What is school for? This has become a more fundamental question as parents, politicians, and other stakeholders continue to use teachers, librarians, books, and curricula as battering rams in a battle for mindshare. Two powerhouse authors, Heather McGhee the author of The Sum of Us: What Racism Costs Everyone and How We Can Prosper Together, and Victor Ray, the author of On Critical Race Theory: Why It Matters & Why You Should Care, have teamed up on a powerful, full-throated defense of public schooling. They offer an example that will likely trigger opponents—the schools set up in poor Black communities in the Mississippi Delta during the 1964 Freedom Summer. “This multiracial group of volunteers made plain the distance between American reality and its ideals. As a result, these Freedom Schools made citizens.” The ramifications they share are profound. An inspiring read…unless that’s not the outcome you’re looking for.
New York Times

Southlake Texas is back in the news The idyllic Dallas-Fort Worth area community has come to personify the current culture conflict within school systems by way of a hard-hitting podcast produced by NBC. In this go-round, the school board has rejected signs offered by a parent who was testing the limits of a recently adopted Texas law that requires schools to post posters bearing the U.S. motto: In God We Trust. Sravan Krishna, a local community member, sought to donate handmade signs to the cause, but with a twist: One was painted in rainbow colors, and the other showed the motto in Arabic. At a recent school board meeting, he was told the school system had enough signs. Why is more God not good?" he replied.

On background

Lizzo’s Tiny Desk Concert will be good for what ails ya Way back in 2019, new and established fans alike got an intimate look at the glory she exudes. The gushing intro to her mini-concert in NPR’s office is well-deserved. “In rehearsal, Lizzo belted out ‘Cuz I Love You,’ the title track from her wonderful new album, with nothing off her fastball; if you were standing six feet away at the time, you'd swear the gale force of her voice was blowing your hair back.” No lies detected. If you’ve not seen one, the Tiny Desk series is a lovely conceit, an intimate performance that takes place at a truly—in the words of Lizzo—"tiny-ass desk" in NPR’s offices. It’s amazing to see what artists do to make use of the space. Chance was a poet, Adele kept her gloves on, and Lizzo was...well, she was spectacularly Lizzo. Enjoy.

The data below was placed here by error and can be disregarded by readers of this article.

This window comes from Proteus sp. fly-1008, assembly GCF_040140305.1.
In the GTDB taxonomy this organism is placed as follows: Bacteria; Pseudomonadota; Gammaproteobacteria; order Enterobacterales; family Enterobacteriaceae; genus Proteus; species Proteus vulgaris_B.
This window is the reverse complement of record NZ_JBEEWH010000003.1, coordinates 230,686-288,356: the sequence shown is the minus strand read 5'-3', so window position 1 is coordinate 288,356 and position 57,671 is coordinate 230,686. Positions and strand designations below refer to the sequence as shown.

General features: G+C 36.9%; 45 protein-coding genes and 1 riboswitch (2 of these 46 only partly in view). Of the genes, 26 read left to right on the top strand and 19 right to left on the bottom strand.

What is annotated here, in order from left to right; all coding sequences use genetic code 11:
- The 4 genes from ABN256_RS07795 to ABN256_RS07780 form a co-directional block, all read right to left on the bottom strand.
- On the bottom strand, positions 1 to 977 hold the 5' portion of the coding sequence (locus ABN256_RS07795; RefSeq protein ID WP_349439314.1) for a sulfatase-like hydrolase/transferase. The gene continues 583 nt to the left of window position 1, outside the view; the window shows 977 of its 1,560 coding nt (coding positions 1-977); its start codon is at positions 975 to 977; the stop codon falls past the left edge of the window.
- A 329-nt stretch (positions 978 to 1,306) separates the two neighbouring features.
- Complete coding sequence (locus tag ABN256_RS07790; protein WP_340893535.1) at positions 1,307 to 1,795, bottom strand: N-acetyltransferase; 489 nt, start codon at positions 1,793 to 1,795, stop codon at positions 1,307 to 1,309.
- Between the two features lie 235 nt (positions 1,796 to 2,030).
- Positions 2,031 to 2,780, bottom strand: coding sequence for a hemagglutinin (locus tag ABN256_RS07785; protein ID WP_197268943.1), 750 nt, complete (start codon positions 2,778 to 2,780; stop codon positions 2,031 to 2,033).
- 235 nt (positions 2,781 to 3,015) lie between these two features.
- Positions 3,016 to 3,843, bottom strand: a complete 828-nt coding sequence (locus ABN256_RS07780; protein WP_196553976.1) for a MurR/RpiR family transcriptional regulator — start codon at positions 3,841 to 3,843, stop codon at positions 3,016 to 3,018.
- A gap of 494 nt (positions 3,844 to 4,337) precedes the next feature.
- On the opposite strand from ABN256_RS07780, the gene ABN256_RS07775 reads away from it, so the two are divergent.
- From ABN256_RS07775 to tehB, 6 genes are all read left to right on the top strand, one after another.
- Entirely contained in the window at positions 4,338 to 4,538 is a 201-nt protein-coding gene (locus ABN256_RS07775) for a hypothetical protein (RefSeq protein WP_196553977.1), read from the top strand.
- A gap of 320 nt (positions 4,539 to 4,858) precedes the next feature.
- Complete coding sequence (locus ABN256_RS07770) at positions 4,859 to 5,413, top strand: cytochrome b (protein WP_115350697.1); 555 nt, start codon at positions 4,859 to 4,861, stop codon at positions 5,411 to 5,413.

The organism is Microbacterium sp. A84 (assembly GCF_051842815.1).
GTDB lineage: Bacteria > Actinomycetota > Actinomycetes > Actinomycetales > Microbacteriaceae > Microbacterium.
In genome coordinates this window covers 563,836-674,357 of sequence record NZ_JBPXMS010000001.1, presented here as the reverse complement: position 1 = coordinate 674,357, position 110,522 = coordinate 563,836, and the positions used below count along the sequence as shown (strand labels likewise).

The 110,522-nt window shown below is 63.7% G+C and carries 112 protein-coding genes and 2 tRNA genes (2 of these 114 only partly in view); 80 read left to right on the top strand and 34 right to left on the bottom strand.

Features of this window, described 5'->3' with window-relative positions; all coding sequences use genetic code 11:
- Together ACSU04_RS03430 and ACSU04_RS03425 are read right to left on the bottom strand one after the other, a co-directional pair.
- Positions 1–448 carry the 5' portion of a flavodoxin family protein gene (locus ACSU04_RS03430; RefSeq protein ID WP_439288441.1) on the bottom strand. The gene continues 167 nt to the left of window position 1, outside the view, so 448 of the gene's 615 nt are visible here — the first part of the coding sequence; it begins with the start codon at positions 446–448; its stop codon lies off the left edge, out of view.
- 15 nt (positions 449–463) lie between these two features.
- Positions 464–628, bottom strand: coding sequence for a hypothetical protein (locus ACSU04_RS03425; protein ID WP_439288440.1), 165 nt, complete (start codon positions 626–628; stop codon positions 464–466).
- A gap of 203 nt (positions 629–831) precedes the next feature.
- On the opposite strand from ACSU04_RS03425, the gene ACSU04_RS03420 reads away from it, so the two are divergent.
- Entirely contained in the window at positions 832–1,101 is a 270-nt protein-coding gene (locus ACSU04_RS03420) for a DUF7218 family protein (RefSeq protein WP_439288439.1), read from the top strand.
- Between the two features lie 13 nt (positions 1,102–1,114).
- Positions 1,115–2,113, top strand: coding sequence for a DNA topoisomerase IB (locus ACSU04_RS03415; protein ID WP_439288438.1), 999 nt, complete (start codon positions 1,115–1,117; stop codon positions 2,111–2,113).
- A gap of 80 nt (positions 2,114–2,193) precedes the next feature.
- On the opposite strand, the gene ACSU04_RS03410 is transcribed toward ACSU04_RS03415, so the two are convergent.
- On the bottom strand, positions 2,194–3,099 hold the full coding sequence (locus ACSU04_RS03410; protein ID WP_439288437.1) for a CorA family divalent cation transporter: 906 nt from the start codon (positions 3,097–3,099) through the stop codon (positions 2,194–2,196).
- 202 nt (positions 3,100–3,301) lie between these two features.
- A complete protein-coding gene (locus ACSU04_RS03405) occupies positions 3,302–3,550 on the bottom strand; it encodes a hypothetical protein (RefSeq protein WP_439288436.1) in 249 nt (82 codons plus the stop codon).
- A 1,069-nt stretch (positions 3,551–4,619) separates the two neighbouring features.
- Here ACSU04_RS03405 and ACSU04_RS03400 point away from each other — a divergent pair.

It’s always been hard to talk about race at work Reni Eddo-Lodge is a London-based writer and social justice advocate who burst into the public eye with a 2014 blog post titled “Why I’m No Longer Talking to White People about Race.” With unusual sensitivity, she explored the painful pointlessness of speaking with a white majority around an issue that they were unprepared to believe. Her only choice to save her sanity was to abandon the quest. “I can no longer engage with the gulf of an emotional disconnect that white people display when a person of colour articulates their experience. You can see their eyes shut down and harden.” A few years later, Eddo-Lodge re-published the essay and expanded on it. It’s a good reminder of why under-represented people have a justifiable wariness of inclusion efforts. “Structural racism is an impenetrably white workplace culture set by those people, where anyone who falls outside the culture must conform or face failure. ‘Structuralis often the only way to describe what goes unnoticed—the silently raised eyebrows, the implicit biases, snap judgments made on assumptions of competency.”
The Guardian

Parting words

“In 1875, under the Mississippi Plan of Southern Democrats, a political dual-pronged battle to reverse the otherwise dominant Republican trend was waged. The first step was to "persuade" the 10 to 15 percent of white voters still calling themselves Republicans to switch to the Democratic party. A combined fear of social, political, and economic ostracism convinced carpetbaggers to switch parties or flee the state. The second step of the Mississippi Plan was intimidation of the Black populace who had so recently been granted their voting rights. While economic coercion against Black sharecroppers was employed to some limited success, it was violence that played the largest part in intimidation. Groups of Democrats, called 'rifle clubs,' frequently provoked riots at Republican rallies, shooting down dozens of blacks in the ensuing conflict.”

From the non-profit African American Registry of African American heritage